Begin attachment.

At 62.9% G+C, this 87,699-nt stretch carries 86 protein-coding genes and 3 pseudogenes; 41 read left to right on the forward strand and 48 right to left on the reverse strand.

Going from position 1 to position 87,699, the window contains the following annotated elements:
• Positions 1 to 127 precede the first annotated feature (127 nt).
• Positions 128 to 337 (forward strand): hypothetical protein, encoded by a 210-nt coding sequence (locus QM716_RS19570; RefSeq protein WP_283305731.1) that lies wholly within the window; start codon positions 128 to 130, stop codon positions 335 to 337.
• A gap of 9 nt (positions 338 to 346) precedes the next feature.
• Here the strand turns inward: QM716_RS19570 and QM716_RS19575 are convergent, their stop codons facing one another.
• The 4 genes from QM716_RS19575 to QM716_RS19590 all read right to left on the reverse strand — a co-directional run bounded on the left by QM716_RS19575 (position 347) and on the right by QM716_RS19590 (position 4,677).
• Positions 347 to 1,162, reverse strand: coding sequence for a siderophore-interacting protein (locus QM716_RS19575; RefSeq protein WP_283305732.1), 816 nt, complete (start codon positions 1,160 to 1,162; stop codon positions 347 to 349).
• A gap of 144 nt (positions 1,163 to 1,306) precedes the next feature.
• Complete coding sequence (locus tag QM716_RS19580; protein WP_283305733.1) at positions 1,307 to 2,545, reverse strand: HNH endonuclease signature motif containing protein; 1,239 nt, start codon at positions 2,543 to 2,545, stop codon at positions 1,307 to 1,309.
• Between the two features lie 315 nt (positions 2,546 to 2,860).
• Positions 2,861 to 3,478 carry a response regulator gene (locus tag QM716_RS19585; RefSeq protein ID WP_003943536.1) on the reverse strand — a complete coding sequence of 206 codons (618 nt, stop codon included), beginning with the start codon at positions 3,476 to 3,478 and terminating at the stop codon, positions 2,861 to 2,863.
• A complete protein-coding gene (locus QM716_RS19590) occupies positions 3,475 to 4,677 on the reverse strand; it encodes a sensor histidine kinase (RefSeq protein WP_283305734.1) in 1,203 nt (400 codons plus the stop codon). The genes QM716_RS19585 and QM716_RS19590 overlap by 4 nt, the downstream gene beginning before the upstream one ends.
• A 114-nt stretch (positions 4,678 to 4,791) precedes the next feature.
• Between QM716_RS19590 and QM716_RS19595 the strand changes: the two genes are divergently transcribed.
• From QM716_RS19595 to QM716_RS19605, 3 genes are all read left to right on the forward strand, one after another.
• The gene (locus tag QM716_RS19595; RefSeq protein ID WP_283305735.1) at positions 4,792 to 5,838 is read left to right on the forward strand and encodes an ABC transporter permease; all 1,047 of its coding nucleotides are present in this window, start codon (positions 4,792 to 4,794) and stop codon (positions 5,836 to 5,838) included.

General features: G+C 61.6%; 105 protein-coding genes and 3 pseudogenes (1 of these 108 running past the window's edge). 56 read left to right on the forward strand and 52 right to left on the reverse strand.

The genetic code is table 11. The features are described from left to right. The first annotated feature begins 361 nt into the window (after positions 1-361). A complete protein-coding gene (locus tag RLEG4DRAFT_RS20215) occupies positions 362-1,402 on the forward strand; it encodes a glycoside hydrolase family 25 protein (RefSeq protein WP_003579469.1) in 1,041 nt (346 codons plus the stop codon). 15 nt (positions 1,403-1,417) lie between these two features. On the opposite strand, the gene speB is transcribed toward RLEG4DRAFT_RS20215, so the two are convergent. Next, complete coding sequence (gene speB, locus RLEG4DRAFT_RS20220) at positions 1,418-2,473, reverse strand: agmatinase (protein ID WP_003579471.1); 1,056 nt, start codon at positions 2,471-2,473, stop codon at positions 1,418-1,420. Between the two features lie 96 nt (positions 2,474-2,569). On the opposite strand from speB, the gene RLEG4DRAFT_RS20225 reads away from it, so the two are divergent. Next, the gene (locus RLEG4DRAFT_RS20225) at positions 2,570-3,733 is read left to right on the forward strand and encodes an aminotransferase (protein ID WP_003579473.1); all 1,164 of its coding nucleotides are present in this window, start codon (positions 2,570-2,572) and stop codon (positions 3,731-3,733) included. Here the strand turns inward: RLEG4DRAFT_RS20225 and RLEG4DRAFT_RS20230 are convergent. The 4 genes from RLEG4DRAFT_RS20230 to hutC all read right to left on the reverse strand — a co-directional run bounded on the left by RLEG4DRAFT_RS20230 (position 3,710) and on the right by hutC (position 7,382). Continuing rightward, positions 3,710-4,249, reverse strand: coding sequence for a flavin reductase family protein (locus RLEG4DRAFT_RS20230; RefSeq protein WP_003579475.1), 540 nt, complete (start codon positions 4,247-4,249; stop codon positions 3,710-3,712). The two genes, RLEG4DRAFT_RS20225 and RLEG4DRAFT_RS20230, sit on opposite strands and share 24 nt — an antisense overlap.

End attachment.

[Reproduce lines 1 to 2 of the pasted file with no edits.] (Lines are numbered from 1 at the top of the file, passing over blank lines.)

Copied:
At 62.9% G+C, this 87,699-nt stretch carries 86 protein-coding genes and 3 pseudogenes; 41 read left to right on the forward strand and 48 right to left on the reverse strand.

Going from position 1 to position 87,699, the window contains the following annotated elements: